Jeff Jarrett – ‘Sting Was A Must-Have In Dixie Carter’s TNA’


On a recent edition of his “My World” podcast, WWE Hall of Famer Jeff Jarrett recalled former TNA President Dixie Carter wanting to always keep Sting under contract with her promotion, and more.

You can check out some highlights from the podcast below:


On Dixie Carter thinking Sting was a must-have in TNA and if he agreed: “I don’t know that we’ve got into this part of it because of the timing of this, because we went through the Sting renegotiations multiple times. But I believe in this particular year Conrad, this is when we were going from one hour to two hours on Spike. We’ll call it the licensing fee double because that’s how they dole out money, by the hour. So our talent budget was a huge topic of discussion and we’ll call it, Dallas was ‘Well no, we don’t need to double the talent budget.’ And I’m like, ‘The only thing that makes this show go is, is our talent.’ Yes, we’ve got to market it. And yes, we’ve got to be better at creative. And you know, we’re going to take pay-per-views on the road and there’s a bunch of everything that goes into it. But investing in our talent is the number one set of circumstances. And they’re like, ‘Well,’ so we didn’t always see eye to eye on that. And as it was coming up and then the million dollar question that came around about every time this year, ‘What are we doing with Sting?’ And I’m like, ‘If we’re not going up in budget and I’m having, or I’m responsible for doubling the number of segments we’re writing, how in the world are we supposed to,’ you know what I’m saying? If we’re not adding more talent and guys that have been with us are going to get, ‘Hey, I know this guy’s going to want a bump and this guy’s going to want a bump.’ And just all the optics of it and the growth of the company.

“At times, it drove not just me, but internally the creative team, crazy. If you want to re-sign him, there’s no question. Everybody on the creative team, and I mean that everybody, was ‘Yes, we want him.’ But we need to tell, ‘Can you let us know what our options are and how much talent does that prevent us [from using].’ Or disgruntlement like, where does that kind of fall into this talent budget? And Conrad, that was one of those things that — just, the growing pains of dealing with investors who made their money in energy and not in the entertainment business. It’s just difficult conversations. Many, many times, no resolution. You know, we just referenced the India situation that added revenue. But not getting a clear answer it was very, very frustrating at times. Because we made it clear, ‘Yes, we want him. But at what cost?’ And you couldn’t get a clear answer back because they didn’t know. That’s the real frustrating part about it. So it was a head-scratcher at times, but we always ended up somehow resigning him. Most of the time, talent-wise, we would kind of ease into it. But I’ll never forget having those multiple conversations around the time we went from one to two hours and I’m like, ‘You’ve got to increase your talent.’ But of course, the investor wanted as much money back or ROI on it as they could get. So wasn’t easy, Connie. Wasn’t easy.”

On the challenges of booking shows in Canada: “We’re talking about 2008. So TNA launched in 2002 for a quick refresher. So we’re six years in, taking the pay-per-views on the road, going from one hour on Spike TV to two hours. Our coverage in Canada continues to grow, our international business continues to grow. And putting a show on in Canada — I can’t say that it’s not easy, but there is a whole — immigration, it’s just it’s a different set of circumstances. Our pay-per-views from the beginning aired in Canada. So you know, the transmission and all that wasn’t a crazy deal. But just — it’s a different set of circumstances. But like you just mentioned, there’s four or rive events we could talk about historically. One of the ones that always pops to my mind is that WrestleMania, is going to sell out in the US or Canada, a big pay-per-view. But when the Attitude era was hot and Rock, Austin, DX was rocking and rolling all over the world, we go up to Toronto, and that’s where I just referenced. Me and Edge had an IC title match, and we flipped the title, and we flipped it back in Buffalo at a pay per view… Canada is obviously geographically very close. But it’s just it’s for a lack of a better word — Yes, it’s a different country. But the wrestling fanbase, and Owen was one of the ones that in his unique sense of humor, we would chat about it. But then he’d be serious about it. I’ve had conversations with Bret as well.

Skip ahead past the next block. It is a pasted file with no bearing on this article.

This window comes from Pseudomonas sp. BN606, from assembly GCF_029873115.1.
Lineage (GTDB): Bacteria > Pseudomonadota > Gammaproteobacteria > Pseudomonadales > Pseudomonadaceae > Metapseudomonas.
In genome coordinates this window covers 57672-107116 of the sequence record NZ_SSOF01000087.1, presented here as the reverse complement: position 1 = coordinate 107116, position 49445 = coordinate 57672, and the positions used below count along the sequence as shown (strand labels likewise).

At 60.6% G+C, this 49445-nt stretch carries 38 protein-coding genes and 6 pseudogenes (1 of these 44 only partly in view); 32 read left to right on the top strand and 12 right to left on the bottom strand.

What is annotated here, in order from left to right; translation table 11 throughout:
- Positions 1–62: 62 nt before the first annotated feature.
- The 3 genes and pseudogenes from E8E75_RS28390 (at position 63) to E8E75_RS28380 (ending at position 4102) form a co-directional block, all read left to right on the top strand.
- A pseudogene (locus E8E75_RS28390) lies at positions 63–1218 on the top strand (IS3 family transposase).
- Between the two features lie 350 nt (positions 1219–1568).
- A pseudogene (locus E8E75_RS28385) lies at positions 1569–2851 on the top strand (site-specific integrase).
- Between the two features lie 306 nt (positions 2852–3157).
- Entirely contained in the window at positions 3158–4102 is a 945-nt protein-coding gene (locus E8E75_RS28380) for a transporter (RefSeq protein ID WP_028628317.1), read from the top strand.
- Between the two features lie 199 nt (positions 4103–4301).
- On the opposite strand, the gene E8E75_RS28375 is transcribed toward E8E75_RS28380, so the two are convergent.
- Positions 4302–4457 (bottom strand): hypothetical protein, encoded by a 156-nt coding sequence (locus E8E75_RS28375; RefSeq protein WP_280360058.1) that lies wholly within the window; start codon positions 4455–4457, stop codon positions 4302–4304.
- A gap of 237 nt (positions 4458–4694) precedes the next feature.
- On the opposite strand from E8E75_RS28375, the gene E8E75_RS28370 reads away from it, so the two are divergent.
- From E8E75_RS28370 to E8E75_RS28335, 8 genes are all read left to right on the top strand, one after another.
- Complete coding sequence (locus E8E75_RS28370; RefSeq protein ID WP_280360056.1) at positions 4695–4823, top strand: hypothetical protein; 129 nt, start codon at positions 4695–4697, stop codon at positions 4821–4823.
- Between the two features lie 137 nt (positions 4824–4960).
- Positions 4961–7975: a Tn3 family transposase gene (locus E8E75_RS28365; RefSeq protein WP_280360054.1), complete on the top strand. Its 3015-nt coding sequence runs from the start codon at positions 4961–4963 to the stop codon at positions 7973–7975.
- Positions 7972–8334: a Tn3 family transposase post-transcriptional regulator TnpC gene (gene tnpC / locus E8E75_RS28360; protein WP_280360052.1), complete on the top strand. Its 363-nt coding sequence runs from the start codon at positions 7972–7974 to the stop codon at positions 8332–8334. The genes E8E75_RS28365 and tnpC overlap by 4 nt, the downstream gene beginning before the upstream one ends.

“But the Canadian fan base, obviously love their hockey but they’re very passionate about their professional wrestling. And you look at the territories. Obviously Stampede was big, Montreal, back in the eastern provinces they had the Toronto Maple Leaf Gardens, Jack Tunney, Billy Red Lyons. And the famous blue checks from the WWE in Canadian dollars. But lots and lots of history, and at TNA with a Canadian influence. Christian Cage, how relevant is that to talk about today? Christian was on our roster, obviously Team Canada. Eric Young, Bobby Roode, Johnny Devine, obviously Scott D’Amore. We had a Canadian presence as far as talent goes as well. So we wanted to continue to grow and it was another stepping stone in the right direction to tour our pay-per-views. And we decided, let’s go to a building we weren’t going to run — you know, it’s even really hard to get dates on the hockey buildings up there in Canada. But we found a good market and got the date and locked it in and off we went.”

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